Mercedes 320 tourbillon watch was design as tribute to Mercedes-Benz type 320, firstly introduced in mid-1937. This car was special because it was given an independent front and rear suspension, with coil springs at all four corners. This gave the car impressive road manners while keeping the passengers comfortable.
This watch was born from the necessity of creating purely car oriented watch. The main goal of this watch is to show the obvious resemblance with the Mercedes car brand pointing out elegancy above all. Highly precision and attention to details refers to ‘German precision’.
The overall Mercedes 320 tourbillon watch design was inspired by the instrument cluster, so with that spirit in mind, the routine of reading the time has been broken. The hours and minutes are shown as miles (kilometers) in a racing scale, expressing the ‘car feeling’. The main impact was made by a tourbillon with the shape of a Mercedes logo, clearly pointing the brand identity.
Tuvie has received “Mercedes 320 Tourbillon Watch” from our ‘Submit A Design‘ feature, where we welcome our readers to submit their design/concept for publication.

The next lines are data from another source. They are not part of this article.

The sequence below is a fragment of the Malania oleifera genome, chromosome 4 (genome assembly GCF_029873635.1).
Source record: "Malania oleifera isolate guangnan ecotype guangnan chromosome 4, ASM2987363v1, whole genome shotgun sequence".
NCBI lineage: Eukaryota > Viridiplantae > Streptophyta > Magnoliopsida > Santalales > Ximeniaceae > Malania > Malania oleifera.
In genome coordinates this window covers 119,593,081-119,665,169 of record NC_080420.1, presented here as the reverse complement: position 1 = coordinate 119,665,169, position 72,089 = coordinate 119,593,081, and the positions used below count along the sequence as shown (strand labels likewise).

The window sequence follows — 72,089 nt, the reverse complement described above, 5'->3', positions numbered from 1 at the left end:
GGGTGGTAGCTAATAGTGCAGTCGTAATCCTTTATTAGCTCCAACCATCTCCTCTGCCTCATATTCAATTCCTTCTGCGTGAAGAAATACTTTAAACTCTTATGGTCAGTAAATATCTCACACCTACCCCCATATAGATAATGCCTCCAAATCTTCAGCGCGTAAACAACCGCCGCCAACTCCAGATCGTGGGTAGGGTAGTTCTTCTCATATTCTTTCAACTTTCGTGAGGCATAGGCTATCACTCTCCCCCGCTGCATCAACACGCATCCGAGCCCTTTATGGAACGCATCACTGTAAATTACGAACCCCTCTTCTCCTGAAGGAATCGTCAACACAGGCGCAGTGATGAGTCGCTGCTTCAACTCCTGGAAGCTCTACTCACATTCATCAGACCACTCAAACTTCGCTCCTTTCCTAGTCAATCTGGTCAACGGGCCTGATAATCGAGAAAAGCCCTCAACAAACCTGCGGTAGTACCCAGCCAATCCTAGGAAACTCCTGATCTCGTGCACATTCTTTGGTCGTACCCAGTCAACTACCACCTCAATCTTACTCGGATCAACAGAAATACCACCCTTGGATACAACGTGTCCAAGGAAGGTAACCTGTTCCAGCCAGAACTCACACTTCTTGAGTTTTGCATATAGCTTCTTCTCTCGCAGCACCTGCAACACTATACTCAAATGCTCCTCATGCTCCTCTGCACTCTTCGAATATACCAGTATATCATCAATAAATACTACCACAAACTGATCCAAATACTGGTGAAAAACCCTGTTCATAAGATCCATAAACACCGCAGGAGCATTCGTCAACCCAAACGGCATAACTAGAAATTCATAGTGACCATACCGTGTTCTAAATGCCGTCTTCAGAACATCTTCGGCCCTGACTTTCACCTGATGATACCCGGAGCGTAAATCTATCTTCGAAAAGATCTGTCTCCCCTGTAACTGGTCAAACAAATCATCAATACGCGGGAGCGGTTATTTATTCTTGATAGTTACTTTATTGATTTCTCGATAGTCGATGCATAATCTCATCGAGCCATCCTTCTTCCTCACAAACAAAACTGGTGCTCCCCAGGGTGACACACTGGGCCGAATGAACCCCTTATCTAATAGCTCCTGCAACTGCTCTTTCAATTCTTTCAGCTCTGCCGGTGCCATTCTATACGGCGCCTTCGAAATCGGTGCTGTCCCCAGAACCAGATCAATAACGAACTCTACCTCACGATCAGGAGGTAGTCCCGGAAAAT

The concept Mint Seal has restored the security issues that personal or corporate seals have lost these days. This concept has been designed with a locking case for the seal side and a combination lock at the other end to unlock and print the seal. There is a red dot on the body of the seal which is the level where the secret numerical combination should be aligned. After setting up with the password, turn the knob 180 degrees to come out the seal from the casing. After finishing with printing the seal, turn back the knob and disarrange your security number. Just simple, isn’t it?
We can save a lot of money with Child ViSion Glasses design, the glasses feature self adjustable lens so that you can have a clear vision as your eyesight changes. These glasses are designed for children, but it doesn’t mean you can’t wear them, especially those who are live in the area without access to an optician. Students who don’t see clearly might have to sacrifice their education performance, this issue rises in developing countries where there are not eye professionals to provide affordable eyeglasses.
Goodwin Hartshorn has teamed up with CVDW (Centre for Vision in the Developing World) and Dow Corning to address this issue by creating glasses for young people with adjustable power lenses where the wearers can correct their vision without help from eye care professionals. The glasses are pretty eye-catching with straight, lightly spring arms, they are perfect for wide variety of facial types and ages. This concept eyeglasses have won the inaugural Visitor Vote for the Design Museum’s Designs of the Year 2013.